When Galen Billington began working for the city of Tyler, he rode on the back of a trash truck doing garbage pickup.
He has since gone through the ranks in the Solid Waste Department, serving as a trash truck driver, crew leader, foreman and now as a superintendent.
“It was a hard transition for me,” Billington said. “You go from being a worker to management and dealing with people. It was just more of that transition to be a leader.”
He said City University helped him successfully make that transition.
Billington is among those who will participate in City University Graduation at 11 a.m. Sept. 3 at the Tyler Rose Garden Center, 420 Rose Park Drive.
This year, there are 103 City University graduates. In order to graduate from City University, an in-house training program for city employees, individuals must have completed six classes in a particular City University track, said Kristi Boyett, City University manager for organizational development.
Tracks are innovation, professional development, leadership development, core competency, workforce, which debuted this year, and life management, which debuted in 2012.
Ms. Boyett said life management teaches employees about things such as nutrition, personal finance and stress management.
“The whole point is to develop leaders because (former city manager) Mark (McDaniel) … spread it throughout the organization that anyone can be a leader … and it’s just our way to train our employees to be the future leaders of our organization,” she said. The tagline for City University is “Training Tomorrow’s Leaders Today.”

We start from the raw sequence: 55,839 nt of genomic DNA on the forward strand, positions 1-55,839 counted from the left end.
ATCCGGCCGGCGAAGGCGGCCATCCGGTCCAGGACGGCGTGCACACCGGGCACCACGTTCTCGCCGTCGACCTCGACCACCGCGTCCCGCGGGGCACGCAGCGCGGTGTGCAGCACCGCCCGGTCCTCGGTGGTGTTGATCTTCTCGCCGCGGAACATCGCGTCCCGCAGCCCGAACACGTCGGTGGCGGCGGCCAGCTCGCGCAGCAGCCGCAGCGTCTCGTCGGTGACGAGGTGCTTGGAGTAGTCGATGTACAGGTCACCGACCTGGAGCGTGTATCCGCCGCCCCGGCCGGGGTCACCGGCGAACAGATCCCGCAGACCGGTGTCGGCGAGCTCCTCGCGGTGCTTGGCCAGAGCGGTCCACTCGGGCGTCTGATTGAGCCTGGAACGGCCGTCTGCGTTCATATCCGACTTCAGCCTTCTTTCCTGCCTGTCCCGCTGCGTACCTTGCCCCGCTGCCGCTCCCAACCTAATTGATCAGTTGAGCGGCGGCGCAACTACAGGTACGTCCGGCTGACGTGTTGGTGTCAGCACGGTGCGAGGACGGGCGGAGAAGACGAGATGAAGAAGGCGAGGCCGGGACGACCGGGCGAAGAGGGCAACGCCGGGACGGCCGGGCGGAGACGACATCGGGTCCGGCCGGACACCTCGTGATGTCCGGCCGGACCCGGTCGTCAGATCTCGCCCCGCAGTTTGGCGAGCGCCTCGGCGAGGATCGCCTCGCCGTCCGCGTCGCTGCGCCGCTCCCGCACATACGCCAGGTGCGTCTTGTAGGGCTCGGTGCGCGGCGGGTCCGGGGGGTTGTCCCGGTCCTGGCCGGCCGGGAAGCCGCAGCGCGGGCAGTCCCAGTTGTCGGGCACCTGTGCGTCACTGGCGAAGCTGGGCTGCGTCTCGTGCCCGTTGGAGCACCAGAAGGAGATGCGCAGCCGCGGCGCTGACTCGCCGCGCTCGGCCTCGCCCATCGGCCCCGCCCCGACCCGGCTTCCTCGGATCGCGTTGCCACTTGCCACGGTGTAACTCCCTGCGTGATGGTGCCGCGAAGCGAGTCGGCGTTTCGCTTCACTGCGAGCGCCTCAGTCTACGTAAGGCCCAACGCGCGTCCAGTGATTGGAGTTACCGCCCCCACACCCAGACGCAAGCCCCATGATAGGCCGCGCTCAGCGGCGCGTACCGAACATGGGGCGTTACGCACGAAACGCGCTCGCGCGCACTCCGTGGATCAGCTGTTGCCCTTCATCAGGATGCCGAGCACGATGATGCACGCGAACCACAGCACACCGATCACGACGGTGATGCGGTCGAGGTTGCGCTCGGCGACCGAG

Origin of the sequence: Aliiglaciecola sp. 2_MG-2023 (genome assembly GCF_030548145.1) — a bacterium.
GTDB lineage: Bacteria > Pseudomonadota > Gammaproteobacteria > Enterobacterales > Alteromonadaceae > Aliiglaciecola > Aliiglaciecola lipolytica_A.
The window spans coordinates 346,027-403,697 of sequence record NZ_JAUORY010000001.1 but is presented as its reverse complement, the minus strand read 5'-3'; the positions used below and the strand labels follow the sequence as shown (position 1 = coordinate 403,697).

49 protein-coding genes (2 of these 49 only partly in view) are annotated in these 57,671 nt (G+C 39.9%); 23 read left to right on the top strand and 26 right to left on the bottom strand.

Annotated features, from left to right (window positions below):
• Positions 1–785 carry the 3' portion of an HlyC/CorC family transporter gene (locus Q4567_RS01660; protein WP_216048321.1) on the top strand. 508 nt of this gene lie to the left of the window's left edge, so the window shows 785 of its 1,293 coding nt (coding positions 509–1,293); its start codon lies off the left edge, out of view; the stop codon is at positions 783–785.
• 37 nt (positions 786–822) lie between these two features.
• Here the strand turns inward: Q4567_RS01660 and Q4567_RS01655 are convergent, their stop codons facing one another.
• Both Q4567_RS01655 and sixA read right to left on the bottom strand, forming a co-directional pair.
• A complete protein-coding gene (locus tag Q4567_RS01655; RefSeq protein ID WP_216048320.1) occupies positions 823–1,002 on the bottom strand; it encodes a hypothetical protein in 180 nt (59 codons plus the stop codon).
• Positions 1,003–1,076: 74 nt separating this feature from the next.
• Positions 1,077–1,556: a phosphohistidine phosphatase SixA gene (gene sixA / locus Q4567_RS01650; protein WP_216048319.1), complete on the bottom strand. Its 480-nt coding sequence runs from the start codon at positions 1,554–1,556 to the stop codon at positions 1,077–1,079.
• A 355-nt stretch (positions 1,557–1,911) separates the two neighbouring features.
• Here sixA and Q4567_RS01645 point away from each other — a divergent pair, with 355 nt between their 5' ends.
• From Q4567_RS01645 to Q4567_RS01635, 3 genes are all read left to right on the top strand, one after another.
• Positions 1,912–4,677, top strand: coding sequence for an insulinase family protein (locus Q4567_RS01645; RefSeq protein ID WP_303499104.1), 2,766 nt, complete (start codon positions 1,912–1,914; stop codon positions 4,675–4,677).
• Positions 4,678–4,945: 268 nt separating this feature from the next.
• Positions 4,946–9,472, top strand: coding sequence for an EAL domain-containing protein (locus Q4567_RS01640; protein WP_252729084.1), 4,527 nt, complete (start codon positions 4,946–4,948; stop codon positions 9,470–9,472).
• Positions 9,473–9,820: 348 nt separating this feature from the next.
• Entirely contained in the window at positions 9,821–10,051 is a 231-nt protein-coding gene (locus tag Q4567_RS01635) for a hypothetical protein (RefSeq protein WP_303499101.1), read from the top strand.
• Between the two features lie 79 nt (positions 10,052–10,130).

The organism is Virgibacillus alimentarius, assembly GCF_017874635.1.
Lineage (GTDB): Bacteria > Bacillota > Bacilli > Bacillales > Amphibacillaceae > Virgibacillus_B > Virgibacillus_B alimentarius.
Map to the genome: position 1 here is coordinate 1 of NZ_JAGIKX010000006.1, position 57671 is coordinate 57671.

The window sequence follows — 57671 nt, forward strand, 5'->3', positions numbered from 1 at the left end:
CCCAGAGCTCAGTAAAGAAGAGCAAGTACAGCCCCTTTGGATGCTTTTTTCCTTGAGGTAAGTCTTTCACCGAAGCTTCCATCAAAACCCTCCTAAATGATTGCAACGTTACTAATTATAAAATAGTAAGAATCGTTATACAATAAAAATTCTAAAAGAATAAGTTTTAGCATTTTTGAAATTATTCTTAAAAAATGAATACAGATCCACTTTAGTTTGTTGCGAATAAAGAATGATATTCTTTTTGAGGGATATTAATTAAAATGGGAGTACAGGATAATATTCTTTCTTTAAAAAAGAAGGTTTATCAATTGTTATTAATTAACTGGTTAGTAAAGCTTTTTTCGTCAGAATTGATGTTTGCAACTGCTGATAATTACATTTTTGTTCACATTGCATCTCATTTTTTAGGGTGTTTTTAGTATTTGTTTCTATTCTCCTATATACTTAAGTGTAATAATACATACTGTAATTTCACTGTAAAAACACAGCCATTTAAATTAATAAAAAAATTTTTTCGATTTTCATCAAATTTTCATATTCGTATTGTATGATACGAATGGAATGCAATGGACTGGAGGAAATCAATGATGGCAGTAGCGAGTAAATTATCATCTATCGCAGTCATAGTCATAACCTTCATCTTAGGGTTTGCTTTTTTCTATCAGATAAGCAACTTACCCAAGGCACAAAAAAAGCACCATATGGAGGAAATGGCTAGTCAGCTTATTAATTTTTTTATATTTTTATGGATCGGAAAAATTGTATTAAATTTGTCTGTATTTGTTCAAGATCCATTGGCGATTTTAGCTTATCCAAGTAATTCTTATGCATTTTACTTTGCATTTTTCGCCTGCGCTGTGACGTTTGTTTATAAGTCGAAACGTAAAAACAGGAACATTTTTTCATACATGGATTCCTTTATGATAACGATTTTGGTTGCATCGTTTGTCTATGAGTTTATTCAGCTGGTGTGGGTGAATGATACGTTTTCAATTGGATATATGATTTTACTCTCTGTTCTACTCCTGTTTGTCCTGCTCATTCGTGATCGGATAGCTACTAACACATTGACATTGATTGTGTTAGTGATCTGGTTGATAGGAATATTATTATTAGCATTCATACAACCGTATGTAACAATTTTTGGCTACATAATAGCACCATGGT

Here are what employees had to say about City University and what they have learned:
Billington said the good thing about City University is that it gives employees an opportunity to advance themselves in their department and the city without the city having to hire from the outside.
The program also provides individuals with what they need to do their daily job, he said, and he has learned how to deal with angry trash customers, computer skills, how to be more professional and how to be in a leadership position.
Transit Manager Heather Bolestridge started participating in City University classes in 2011.
Mrs. Bolestridge said through City University, she completed an assessment that shows what a person’s personality is based on how they answer questions.
Then based on what the individual’s personality is, the person is able to learn how to deal with other personalities in the workplace, she said.
She said she learned how her personality changed in her position, and that some of the personality traits that were low in her normal personal life were really high at work.
During the process, she also saw results from assessments that other city leaders did.
“I think that it was interesting to see how I compared to other people in the city,” Mrs. Bolestridge said.
“It let us kind of know if we had similar personalities to other leaders in the organization (city) and take it into account.”